Some local nonprofits are starting to boost their wages as a moral and economic good.
Nonprofit landlord and developer Aeon raised the minimum pay for its workers to $15 this year, $5.50 more than the state’s minimum — ensuring a raise for 34 of its 119 employees. People Serving People, which helps homeless families, has set a minimum wage of $14.50.
The increases come as cities across the country, including Minneapolis, grapple with ordinances that would raise minimum wages. And as the metro area wrestles with disparities between workers of color and whites, raising pay is a way to lift everyone up, said Craig Warren, chief operating officer of the Greater Twin Cities United Way.
“Part of our mission is creating pathways out of poverty,” Warren said. All 125 local United Way employees make at least $20 an hour, although a majority have bachelor’s degrees and many have public sector experience.
Nonprofit leaders say that paying a livable wage is a moral mandate that dovetails with their larger missions. “Leadership means just that — to lead. And quality leadership means doing what’s right. And it’s right that the committed people who work at Aeon can afford to live,” said Aeon CEO Alan Arthur.
Higher wages also help nonprofits retain employees and make jobs in the sector affordable for people who find the work rewarding.
“The goal is to get nonprofits out of the church basement. We don’t want to be second-class employers,” said Jon Pratt, executive director of the Minnesota Council of Nonprofits. “Do we want our employees to be eligible for our services? Are you actually creating more of the problem than you’re solving?”
Gwen Campbell, development director for People Serving People, said it just wasn’t right that some of their employees, tasked with helping homeless families get on their feet, had to struggle to pay their own rents. The higher wage meant that about 20 of 70 employees got a raise.
“A budget is an expression of your values and where you want to go in the future,” Campbell said.
Joc’Quil Crawford, who works in the kitchen and computer lab at People Serving People, was thrilled when she got an hourly raise of nearly $2. She now makes $14.50 an hour.
“It was exciting,” said Crawford, 30. “It was a relief, actually. With one check I am now able to pay the rent.”
‘In a competition for talent’
About 310,000 Minnesotans work for nonprofits, making up about 11.5 percent of the state’s employed residents. Excluding hospitals and higher education — fields that typically pay more — it’s about 7.2 percent.
While nonprofit pay historically has lagged behind the private and government sectors for equivalent jobs, that gap has been closing in the past two decades, said Pratt, whose organization conducts a comprehensive pay survey.
Nonprofit wages, excluding hospitals and colleges, now are about 10 percent below for-profit average annual wages and 5 percent below the government sector, according to the most recent survey.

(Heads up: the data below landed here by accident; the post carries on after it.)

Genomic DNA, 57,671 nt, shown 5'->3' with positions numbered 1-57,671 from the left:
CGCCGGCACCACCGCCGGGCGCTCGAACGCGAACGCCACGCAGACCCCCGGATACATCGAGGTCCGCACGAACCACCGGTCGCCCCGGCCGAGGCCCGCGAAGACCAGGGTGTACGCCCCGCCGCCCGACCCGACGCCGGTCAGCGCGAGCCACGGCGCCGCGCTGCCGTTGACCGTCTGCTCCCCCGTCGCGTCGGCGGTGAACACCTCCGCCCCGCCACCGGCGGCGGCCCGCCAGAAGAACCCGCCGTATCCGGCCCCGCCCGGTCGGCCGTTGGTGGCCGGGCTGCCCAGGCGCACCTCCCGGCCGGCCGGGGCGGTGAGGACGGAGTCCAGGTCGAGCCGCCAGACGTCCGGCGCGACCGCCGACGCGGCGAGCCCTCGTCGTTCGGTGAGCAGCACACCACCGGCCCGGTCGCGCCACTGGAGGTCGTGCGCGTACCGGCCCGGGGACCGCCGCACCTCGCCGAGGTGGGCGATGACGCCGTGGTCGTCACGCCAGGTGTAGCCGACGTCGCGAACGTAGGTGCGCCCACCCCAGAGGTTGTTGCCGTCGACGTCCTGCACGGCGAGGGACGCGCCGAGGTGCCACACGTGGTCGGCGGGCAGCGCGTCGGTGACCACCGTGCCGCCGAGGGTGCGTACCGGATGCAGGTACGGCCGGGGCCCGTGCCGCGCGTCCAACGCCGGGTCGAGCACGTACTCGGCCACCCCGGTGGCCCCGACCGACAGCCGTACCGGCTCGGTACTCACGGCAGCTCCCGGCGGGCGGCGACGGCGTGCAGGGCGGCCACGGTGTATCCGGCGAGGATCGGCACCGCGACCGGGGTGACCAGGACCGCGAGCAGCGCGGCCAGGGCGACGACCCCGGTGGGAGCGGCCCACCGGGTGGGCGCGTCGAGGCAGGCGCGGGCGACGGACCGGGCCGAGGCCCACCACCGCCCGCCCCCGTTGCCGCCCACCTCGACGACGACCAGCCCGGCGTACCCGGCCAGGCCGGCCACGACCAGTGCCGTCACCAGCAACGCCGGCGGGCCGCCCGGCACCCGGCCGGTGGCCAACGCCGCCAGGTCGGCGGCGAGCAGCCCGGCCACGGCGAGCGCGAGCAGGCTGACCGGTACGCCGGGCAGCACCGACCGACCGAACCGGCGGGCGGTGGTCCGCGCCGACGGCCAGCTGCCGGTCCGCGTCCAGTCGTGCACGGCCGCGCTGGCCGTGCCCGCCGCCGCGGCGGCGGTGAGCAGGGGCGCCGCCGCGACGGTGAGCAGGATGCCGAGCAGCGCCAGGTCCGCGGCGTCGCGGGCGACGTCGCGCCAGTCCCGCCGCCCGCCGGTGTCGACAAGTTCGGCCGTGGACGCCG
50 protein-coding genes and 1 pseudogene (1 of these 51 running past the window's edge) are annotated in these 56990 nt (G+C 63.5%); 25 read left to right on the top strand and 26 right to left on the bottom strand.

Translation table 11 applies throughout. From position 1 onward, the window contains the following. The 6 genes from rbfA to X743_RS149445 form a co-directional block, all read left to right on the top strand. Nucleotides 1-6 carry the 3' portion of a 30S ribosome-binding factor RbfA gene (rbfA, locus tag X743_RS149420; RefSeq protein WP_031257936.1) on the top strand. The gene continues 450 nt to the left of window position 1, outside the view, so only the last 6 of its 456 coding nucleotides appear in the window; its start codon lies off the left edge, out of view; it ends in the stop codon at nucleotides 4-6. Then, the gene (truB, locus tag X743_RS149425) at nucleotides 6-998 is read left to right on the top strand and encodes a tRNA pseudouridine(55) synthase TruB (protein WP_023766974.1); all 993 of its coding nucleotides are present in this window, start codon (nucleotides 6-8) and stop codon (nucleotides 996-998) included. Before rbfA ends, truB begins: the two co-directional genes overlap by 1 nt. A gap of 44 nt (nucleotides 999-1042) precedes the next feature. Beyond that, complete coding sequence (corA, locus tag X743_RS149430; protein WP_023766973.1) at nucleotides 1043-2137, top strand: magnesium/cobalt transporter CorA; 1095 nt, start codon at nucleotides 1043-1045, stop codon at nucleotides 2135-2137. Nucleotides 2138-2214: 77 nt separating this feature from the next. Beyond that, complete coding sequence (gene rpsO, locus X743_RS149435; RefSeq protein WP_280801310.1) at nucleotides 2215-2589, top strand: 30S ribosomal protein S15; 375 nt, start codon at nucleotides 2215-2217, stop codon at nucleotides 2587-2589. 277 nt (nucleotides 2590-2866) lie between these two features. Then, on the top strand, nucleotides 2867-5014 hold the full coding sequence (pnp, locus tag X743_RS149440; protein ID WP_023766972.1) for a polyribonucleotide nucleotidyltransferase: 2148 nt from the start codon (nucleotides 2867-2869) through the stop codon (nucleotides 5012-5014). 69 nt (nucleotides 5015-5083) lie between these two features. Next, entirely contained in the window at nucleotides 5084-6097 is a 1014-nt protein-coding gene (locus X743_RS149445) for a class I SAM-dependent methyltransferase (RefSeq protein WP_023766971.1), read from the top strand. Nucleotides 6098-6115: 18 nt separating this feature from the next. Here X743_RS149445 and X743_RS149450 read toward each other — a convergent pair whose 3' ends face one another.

When a well-meaning Minnesota legislator tried to carve out an exception for nonprofits in the state’s new minimum-wage standards, the Council of Nonprofits said no thanks. Pratt said asking for an exemption sent the wrong message. “We are in a competition for talent,” he said.
But while some nonprofits have found room in their budgets to pay higher wages, others say just meeting the new state minimum wage of $9.50 has posed a challenge — especially for those who rely heavily on part-time laborers.
“All community action agencies philosophically would love to be able to pay living wage. The resources just aren’t there to do it. Each one deals with that locally,” said Arnie Anderson, executive director of Minnesota Community Action Partnership.
“The tension is, do you use the resources available to serve low-income people to meet basic needs or do you use the resources for staffing?”
Boys and Girls Clubs of Central Minnesota struggled to pay the increased minimum wage of $9.50. It employs 200 part-timers, mostly college students studying to be teachers and counselors, and 50 full-timers. “That’s still not high enough to attract the folks with the skills we need in working with young people. It’s been difficult,” said Executive Director Mark Sakry.
The nonprofit is now considering raising its part-time hourly wage by $1 or more so it can fill open positions. All full-timers get paid more than $14 an hour, Sakry said.
Taking the stress off
Neighbors, a South St. Paul nonprofit that includes a food shelf and Christmas assistance, pays all 13 of its full-time workers at least $14 an hour.
“We try very hard to make sure we are paying a wage that hopefully they are able to live on,” said Executive Director John Kemp. “I would rather we be light on people than have people we are not paying a decent wage.”
Neighbors, which has an annual $1 million budget, relies on thousands of volunteer hours each year, the equivalent of 25 full-time employees.
Charities are judged, in part, by how much of their money goes to their mission. Keeping administrative costs down is critical to courting donors and accomplishing goals.
“We have to balance that all the time,” Kemp said.
Clearly, getting a raise can be a life-changing event for nonprofit employees.
For Crawford, who has worked at People Serving People for six years, the extra money will help her take care of her 11-year-old daughter. Crawford said she’s trying to save money so she can buy her a computer for schoolwork.
“It takes a lot of stress off,” she said.